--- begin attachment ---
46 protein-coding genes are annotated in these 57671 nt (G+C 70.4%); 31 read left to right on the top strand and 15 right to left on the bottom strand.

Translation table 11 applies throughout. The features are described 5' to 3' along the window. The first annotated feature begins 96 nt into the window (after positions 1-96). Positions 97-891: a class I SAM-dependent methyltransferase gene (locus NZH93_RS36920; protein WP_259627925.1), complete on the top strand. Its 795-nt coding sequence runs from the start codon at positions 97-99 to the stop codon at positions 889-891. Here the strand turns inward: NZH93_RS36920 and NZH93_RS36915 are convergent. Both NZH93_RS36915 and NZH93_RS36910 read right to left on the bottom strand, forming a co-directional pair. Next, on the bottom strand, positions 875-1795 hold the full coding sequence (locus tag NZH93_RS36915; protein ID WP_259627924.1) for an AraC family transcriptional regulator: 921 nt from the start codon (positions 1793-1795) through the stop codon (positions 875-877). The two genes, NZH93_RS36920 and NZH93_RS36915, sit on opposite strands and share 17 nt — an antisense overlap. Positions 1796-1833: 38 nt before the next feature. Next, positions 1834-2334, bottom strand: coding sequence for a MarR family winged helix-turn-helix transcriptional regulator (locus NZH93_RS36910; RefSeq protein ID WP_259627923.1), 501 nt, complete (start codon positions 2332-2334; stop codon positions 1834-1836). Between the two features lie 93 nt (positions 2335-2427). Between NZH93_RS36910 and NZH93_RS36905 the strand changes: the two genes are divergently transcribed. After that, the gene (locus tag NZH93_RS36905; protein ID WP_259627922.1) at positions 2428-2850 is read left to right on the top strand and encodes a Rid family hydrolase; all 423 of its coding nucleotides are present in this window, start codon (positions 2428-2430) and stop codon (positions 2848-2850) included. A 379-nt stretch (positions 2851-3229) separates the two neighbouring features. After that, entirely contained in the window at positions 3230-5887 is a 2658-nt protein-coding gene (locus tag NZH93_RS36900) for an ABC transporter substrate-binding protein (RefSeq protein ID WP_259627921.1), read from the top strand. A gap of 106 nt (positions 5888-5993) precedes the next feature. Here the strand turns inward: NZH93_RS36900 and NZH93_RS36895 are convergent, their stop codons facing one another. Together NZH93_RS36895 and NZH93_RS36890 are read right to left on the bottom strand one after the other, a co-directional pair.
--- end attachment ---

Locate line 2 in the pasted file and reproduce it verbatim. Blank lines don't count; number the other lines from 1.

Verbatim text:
Translation table 11 applies throughout. The features are described 5' to 3' along the window. The first annotated feature begins 96 nt into the window (after positions 1-96). Positions 97-891: a class I SAM-dependent methyltransferase gene (locus NZH93_RS36920; protein WP_259627925.1), complete on the top strand. Its 795-nt coding sequence runs from the start codon at positions 97-99 to the stop codon at positions 889-891. Here the strand turns inward: NZH93_RS36920 and NZH93_RS36915 are convergent. Both NZH93_RS36915 and NZH93_RS36910 read right to left on the bottom strand, forming a co-directional pair. Next, on the bottom strand, positions 875-1795 hold the full coding sequence (locus tag NZH93_RS36915; protein ID WP_259627924.1) for an AraC family transcriptional regulator: 921 nt from the start codon (positions 1793-1795) through the stop codon (positions 875-877). The two genes, NZH93_RS36920 and NZH93_RS36915, sit on opposite strands and share 17 nt — an antisense overlap. Positions 1796-1833: 38 nt before the next feature. Next, positions 1834-2334, bottom strand: coding sequence for a MarR family winged helix-turn-helix transcriptional regulator (locus NZH93_RS36910; RefSeq protein ID WP_259627923.1), 501 nt, complete (start codon positions 2332-2334; stop codon positions 1834-1836). Between the two features lie 93 nt (positions 2335-2427). Between NZH93_RS36910 and NZH93_RS36905 the strand changes: the two genes are divergently transcribed. After that, the gene (locus tag NZH93_RS36905; protein ID WP_259627922.1) at positions 2428-2850 is read left to right on the top strand and encodes a Rid family hydrolase; all 423 of its coding nucleotides are present in this window, start codon (positions 2428-2430) and stop codon (positions 2848-2850) included. A 379-nt stretch (positions 2851-3229) separates the two neighbouring features. After that, entirely contained in the window at positions 3230-5887 is a 2658-nt protein-coding gene (locus tag NZH93_RS36900) for an ABC transporter substrate-binding protein (RefSeq protein ID WP_259627921.1), read from the top strand. A gap of 106 nt (positions 5888-5993) precedes the next feature. Here the strand turns inward: NZH93_RS36900 and NZH93_RS36895 are convergent, their stop codons facing one another. Together NZH93_RS36895 and NZH93_RS36890 are read right to left on the bottom strand one after the other, a co-directional pair.